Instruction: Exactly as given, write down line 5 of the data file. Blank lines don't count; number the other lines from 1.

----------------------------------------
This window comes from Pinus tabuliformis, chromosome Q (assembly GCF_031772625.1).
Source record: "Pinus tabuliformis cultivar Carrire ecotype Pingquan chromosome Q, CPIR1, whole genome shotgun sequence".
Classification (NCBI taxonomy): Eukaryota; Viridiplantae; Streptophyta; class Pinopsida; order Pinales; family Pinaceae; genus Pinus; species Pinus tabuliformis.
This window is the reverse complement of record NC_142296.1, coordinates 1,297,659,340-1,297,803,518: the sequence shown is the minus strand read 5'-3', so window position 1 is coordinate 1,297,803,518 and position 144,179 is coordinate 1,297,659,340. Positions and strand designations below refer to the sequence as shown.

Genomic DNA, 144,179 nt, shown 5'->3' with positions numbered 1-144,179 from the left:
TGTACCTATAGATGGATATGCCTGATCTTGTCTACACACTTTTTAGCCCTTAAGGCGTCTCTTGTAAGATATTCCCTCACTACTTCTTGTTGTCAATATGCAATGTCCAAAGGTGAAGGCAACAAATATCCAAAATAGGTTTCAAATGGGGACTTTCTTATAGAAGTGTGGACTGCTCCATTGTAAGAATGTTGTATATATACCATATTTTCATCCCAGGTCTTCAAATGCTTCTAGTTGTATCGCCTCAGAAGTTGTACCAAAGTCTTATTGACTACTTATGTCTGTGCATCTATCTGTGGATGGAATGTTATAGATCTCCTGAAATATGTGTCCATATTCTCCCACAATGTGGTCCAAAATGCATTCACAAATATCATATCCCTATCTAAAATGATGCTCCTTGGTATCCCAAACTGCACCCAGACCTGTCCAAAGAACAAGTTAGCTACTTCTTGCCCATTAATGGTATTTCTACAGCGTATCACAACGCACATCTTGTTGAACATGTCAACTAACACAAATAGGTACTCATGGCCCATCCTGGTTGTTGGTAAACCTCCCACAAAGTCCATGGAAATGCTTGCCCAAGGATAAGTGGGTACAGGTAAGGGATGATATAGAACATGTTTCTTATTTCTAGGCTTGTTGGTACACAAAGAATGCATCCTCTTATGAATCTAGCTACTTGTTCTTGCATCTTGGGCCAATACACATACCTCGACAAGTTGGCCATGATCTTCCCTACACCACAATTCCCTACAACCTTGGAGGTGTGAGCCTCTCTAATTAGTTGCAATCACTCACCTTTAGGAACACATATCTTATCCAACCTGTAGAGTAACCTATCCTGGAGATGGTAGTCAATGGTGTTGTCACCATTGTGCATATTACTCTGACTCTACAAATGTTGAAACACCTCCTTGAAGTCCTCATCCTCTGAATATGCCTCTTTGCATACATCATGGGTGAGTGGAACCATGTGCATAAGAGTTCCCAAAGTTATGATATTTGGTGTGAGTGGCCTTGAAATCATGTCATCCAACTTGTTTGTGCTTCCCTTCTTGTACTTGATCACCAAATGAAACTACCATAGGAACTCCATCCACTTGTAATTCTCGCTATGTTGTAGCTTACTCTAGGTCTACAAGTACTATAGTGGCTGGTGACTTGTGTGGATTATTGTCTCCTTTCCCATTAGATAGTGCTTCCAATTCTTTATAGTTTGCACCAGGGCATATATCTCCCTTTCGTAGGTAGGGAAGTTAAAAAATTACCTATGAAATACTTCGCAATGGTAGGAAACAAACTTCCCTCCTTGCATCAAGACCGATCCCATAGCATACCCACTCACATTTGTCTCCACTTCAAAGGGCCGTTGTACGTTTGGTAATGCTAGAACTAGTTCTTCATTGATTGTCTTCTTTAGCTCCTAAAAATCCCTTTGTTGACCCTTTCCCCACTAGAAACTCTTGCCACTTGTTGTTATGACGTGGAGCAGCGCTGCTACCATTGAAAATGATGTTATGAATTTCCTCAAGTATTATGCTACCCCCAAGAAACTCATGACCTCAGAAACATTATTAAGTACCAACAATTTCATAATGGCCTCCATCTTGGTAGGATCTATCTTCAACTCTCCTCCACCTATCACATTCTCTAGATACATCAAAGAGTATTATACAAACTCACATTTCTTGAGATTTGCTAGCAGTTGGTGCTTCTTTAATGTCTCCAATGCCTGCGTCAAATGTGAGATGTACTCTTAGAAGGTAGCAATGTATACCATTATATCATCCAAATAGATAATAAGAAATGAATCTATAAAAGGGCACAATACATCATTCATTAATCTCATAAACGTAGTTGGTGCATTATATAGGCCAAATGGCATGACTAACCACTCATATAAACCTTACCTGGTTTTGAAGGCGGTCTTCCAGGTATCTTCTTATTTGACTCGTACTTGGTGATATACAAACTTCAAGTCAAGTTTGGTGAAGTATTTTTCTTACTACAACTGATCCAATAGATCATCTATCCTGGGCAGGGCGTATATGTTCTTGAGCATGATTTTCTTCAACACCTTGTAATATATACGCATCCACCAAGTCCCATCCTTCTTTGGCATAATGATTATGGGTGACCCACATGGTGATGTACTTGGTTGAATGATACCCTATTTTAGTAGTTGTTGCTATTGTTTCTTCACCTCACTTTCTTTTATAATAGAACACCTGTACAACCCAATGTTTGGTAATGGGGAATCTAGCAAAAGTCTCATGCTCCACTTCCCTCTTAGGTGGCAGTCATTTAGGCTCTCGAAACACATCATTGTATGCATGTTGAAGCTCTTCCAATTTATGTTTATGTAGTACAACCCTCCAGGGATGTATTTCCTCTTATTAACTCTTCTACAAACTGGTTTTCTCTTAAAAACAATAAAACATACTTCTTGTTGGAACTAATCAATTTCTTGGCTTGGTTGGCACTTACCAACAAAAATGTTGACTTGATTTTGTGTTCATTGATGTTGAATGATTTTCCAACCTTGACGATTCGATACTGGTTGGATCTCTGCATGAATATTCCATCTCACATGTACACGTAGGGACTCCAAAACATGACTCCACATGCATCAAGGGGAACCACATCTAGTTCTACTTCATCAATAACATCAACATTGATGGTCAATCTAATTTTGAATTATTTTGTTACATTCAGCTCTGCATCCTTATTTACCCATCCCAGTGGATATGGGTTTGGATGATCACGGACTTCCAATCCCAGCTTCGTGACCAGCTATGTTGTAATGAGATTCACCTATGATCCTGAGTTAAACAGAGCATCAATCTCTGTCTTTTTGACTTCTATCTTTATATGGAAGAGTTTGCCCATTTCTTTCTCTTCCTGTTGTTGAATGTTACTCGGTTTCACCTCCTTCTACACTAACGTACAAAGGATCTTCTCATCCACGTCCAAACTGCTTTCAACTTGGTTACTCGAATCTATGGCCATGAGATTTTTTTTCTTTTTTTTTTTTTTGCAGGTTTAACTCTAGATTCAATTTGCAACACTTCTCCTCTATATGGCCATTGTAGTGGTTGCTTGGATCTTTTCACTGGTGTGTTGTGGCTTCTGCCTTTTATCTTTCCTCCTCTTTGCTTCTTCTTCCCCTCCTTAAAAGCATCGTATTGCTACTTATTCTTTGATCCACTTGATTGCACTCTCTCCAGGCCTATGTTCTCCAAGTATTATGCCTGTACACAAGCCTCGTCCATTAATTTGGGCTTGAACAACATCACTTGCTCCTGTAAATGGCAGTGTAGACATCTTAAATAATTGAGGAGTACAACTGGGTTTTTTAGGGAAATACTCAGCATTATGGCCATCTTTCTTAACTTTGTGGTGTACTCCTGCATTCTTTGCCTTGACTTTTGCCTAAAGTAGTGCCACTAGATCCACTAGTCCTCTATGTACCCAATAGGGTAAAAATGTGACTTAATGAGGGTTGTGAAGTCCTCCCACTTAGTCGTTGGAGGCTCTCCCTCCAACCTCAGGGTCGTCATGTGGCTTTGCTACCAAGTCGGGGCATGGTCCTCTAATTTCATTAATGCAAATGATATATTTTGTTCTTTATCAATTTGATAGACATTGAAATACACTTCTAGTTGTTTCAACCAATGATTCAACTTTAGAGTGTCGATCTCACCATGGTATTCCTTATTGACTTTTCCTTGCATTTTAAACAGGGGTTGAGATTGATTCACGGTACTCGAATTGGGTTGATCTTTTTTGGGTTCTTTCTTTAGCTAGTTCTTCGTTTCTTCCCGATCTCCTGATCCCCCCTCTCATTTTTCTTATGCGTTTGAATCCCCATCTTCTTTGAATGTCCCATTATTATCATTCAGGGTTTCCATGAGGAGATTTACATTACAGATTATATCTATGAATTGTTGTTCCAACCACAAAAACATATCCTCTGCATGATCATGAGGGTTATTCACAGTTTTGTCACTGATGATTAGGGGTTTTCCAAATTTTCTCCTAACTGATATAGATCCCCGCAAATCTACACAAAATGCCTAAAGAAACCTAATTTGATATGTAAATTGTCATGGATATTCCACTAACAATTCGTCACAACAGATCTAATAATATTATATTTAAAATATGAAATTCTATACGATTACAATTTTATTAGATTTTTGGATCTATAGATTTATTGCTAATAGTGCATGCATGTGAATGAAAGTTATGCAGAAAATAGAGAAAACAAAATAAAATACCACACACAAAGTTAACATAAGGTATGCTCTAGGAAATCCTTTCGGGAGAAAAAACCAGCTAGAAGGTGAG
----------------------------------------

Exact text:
Genomic DNA, 144,179 nt, shown 5'->3' with positions numbered 1-144,179 from the left: